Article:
Netflix adds personalized profiles with recommendations for your entire household
Netflix is testing new multiuser personalized profiles for single accounts with a limited number of subscribers. The new functionality lets you create a profile for each member of your household, complete with personalized viewing recommendations and independent streaming queues. There are also parental controls for profiles for children under 12.
Netflix has a long history of trying to perfect personalization for its customers. The company's most famous attempt was the Netflix Prize, which offered a cash reward to anyone who could improve Netflix's algorithm for movie recommendations. Netflix also offers a “Personalize” function where you can rate previously viewed titles to help Netflix improve your recommendations.
I recently signed up for Netflix and have access to the new profiles, so let's dive in for a detailed look at the new multiuser profiles on Netflix's Web browser interface for PCs.
It's not clear whether Netflix plans to roll out the service to all users, and as with any beta product any features you see here could change in the future.
Creating a profile
To start a new personalized profile you choose an avatar from a list that includes images such as a cowboy, football player, ninja, pony, blank face and dinosaur. Currently, there is no option to upload your own photo, and it's not clear whether Netflix plans on adding that feature.
Next, you fill out a brief questionnaire about the types of movies you like to watch; this will determine what Netflix calls your taste preferences, a feature first introduced in 2009. The questionnaire has two sections that all start with the phrase, “How often do you watch,” and then you are asked to check off “Never,” “Sometimes” or “Often” for each question.
The first section is called “Moods” and includes items such as absurd, campy, dark, goofy, heartfelt, inspiring, mind-bending, violent and witty. The second section covers genres with options such as action & adventure, animation, documentaries, dramas, independent movies, sci-fi & fantasy, TV shows and thrillers.
If you're not clear on what Netflix means by a genre name or mood such as “mind-bending,” you can see examples for each. Violent, for example, included movies such as “Gladiator,” “The Matrix,” “The Patriot” and “Silence of the Lambs” – a fairly broad definition of violent to say the least.
After the questionnaire is finished, Netflix generates your personalized recommendation lists and takes you to your profile. At the top of the page, you get a list of your top 10 recommendations. This appears to be based on your taste preferences, your Netflix movie ratings (if you have any), and what you add to your streaming and DVD queues. After I added the documentary “Frankensteer” and the cartoon “Justice League: Doom” to my instant queue, my top 10 included an overwhelming number of superhero cartoons and one food documentary.
After the top 10, you have sections that include the most popular movies and TV shows on Netflix, followed by recommendation lists based on your taste preferences.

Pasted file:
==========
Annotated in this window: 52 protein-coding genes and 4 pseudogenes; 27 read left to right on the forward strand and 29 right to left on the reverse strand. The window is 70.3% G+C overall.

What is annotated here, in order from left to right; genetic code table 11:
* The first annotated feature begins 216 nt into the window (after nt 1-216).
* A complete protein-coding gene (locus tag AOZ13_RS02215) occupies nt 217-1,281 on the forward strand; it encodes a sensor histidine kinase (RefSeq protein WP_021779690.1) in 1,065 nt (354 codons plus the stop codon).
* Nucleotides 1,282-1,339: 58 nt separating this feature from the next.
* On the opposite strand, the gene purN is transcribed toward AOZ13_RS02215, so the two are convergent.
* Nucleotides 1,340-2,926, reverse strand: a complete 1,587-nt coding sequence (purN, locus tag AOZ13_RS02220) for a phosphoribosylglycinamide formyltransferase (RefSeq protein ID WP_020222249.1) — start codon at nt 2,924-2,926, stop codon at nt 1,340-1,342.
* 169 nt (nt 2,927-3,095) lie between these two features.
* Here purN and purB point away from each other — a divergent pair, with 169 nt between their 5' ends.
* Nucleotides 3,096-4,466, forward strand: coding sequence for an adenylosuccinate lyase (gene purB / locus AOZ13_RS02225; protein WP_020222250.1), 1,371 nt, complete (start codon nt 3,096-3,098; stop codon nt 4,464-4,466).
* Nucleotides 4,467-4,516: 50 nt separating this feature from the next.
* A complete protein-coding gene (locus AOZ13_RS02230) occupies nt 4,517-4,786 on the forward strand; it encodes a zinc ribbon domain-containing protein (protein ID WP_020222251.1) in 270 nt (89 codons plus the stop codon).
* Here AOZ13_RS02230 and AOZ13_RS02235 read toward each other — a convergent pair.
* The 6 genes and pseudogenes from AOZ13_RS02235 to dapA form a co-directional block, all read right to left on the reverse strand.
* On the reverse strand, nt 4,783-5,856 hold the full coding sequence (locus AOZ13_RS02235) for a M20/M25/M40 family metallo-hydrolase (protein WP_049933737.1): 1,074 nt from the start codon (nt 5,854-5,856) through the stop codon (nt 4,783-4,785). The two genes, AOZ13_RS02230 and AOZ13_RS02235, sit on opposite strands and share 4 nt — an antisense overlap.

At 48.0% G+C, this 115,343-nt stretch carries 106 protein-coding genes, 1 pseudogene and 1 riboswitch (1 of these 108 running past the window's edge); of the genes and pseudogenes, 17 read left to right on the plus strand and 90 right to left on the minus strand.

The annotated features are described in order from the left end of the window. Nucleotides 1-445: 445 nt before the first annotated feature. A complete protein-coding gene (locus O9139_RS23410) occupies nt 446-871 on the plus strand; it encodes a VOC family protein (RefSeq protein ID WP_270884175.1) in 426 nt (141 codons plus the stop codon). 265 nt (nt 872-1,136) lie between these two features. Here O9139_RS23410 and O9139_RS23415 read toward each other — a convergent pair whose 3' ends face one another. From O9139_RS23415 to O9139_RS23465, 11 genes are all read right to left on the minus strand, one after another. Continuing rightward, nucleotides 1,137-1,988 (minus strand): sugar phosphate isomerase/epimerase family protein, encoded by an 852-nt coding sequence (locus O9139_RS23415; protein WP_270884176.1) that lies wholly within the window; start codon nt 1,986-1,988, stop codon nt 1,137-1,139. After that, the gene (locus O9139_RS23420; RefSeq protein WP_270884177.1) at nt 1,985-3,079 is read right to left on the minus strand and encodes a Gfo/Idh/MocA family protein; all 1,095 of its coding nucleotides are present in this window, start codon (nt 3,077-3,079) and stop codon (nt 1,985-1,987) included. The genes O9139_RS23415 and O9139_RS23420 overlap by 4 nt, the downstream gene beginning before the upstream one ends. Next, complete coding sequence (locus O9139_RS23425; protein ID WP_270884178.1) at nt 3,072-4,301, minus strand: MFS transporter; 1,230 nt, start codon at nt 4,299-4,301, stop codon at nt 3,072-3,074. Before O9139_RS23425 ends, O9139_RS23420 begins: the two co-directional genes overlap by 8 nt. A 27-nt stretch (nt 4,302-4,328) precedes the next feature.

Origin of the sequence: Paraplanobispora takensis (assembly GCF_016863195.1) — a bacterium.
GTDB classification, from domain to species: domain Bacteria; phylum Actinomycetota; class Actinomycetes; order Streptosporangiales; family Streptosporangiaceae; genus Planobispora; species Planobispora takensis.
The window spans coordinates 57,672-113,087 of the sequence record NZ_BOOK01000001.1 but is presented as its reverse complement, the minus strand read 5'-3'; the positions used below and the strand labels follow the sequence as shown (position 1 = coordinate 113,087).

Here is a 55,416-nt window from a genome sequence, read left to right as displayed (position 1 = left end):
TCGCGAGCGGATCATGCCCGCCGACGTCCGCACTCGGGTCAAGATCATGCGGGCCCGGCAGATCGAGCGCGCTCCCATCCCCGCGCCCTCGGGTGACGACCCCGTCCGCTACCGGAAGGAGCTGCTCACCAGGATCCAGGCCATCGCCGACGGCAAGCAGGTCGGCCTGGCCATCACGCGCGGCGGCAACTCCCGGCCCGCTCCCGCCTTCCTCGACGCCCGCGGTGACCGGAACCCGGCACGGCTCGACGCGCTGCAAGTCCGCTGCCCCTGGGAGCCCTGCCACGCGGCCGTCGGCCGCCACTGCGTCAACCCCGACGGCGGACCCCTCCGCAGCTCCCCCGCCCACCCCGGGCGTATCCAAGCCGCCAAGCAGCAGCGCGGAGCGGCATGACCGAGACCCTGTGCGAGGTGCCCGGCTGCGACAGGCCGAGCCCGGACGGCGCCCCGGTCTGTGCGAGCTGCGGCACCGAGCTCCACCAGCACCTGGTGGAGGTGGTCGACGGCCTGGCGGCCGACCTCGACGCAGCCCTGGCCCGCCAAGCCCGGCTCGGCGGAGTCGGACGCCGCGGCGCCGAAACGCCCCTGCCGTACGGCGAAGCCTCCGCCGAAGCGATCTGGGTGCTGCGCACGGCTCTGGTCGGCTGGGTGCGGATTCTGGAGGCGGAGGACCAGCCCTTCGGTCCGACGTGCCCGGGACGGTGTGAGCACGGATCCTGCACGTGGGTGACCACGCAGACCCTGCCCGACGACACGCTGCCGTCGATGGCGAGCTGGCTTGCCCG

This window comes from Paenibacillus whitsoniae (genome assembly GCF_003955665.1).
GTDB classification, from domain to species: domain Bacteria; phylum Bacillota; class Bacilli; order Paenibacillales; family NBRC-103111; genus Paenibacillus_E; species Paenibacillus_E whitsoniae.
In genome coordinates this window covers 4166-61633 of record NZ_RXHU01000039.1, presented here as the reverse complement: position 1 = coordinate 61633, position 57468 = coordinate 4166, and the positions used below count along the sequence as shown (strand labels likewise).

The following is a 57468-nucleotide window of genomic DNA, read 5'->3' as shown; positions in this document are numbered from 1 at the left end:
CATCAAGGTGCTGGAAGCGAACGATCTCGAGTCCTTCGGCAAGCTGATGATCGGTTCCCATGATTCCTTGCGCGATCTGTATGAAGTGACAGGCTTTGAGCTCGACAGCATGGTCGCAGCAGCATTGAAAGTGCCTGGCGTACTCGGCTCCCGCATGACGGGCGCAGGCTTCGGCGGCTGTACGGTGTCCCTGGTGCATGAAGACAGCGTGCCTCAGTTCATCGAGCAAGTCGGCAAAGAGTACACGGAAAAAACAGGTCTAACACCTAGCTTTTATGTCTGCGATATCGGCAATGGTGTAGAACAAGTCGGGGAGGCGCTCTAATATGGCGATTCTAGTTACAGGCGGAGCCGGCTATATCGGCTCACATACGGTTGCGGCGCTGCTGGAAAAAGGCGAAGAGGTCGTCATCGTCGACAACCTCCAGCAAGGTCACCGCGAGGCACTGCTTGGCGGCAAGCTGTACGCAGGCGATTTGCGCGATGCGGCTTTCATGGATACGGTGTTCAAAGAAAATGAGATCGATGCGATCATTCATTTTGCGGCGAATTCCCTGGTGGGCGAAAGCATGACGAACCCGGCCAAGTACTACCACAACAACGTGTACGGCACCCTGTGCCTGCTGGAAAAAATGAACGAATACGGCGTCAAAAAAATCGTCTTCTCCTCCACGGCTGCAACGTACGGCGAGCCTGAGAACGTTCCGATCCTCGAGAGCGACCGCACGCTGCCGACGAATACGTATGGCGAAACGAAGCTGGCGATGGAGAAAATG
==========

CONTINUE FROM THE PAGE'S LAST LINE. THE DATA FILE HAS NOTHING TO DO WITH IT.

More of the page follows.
Netflix uses your taste preferences to create hyper-personalized categories such as “foreign TV comedies,” “mind-bending independent dramas,” “sentimental thrillers,” and “critically-acclaimed violent documentaries.” Alongside each of these personalized sections, Netflix displays exactly which parts of your taste preferences it used to create the new categories.
The personalized hybrid categories are interesting, but as others have complained about this feature in the past, I felt they tended to be hit and miss for things I was actually interested in. After your hyper-personalized recommendation sections, Netflix shows you some non-personalized generic sections such as new releases, TV comedies, TV dramas, and classic movies.
To switch between profiles, you just click the avatar in the upper right corner of the screen and select the next profile from a drop-down list. One nice little touch is that when you switch between user profiles, the avatar for the profile that's loading appears in the center of the screen.
For parents, Netflix offers specialized profiles that control content appropriate for children under 12. You can also further restrict viewing by editing your child's profile so that only content with specific ratings such as G, PG and below, and PG-13 and below are included. I didn't see a big difference between children's profiles when I selected specific movie ratings. Netflix seems to be playing it pretty safe for kids' profiles, and by default it shows its Just for Kids section introduced in 2011.
Netflix's multiple user profiles didn't appear to have any password protection features in my tests. So while kids’ profiles may help restrict content in their profile, there doesn't seem to be anything stopping them from switching over to yours to check out the content you have.
If Netflix does roll out multiple user profiles to everyone, I think it will be a handy addition just for the fact that you can divide up personal viewing queues – at least for streaming, I didn't sign-up for the DVD option. And if Netflix can tweak its algorithm for controlling taste preferences, maybe one day the “feel-good romantic independent comedies” section will actually have a few movies I'd like to see.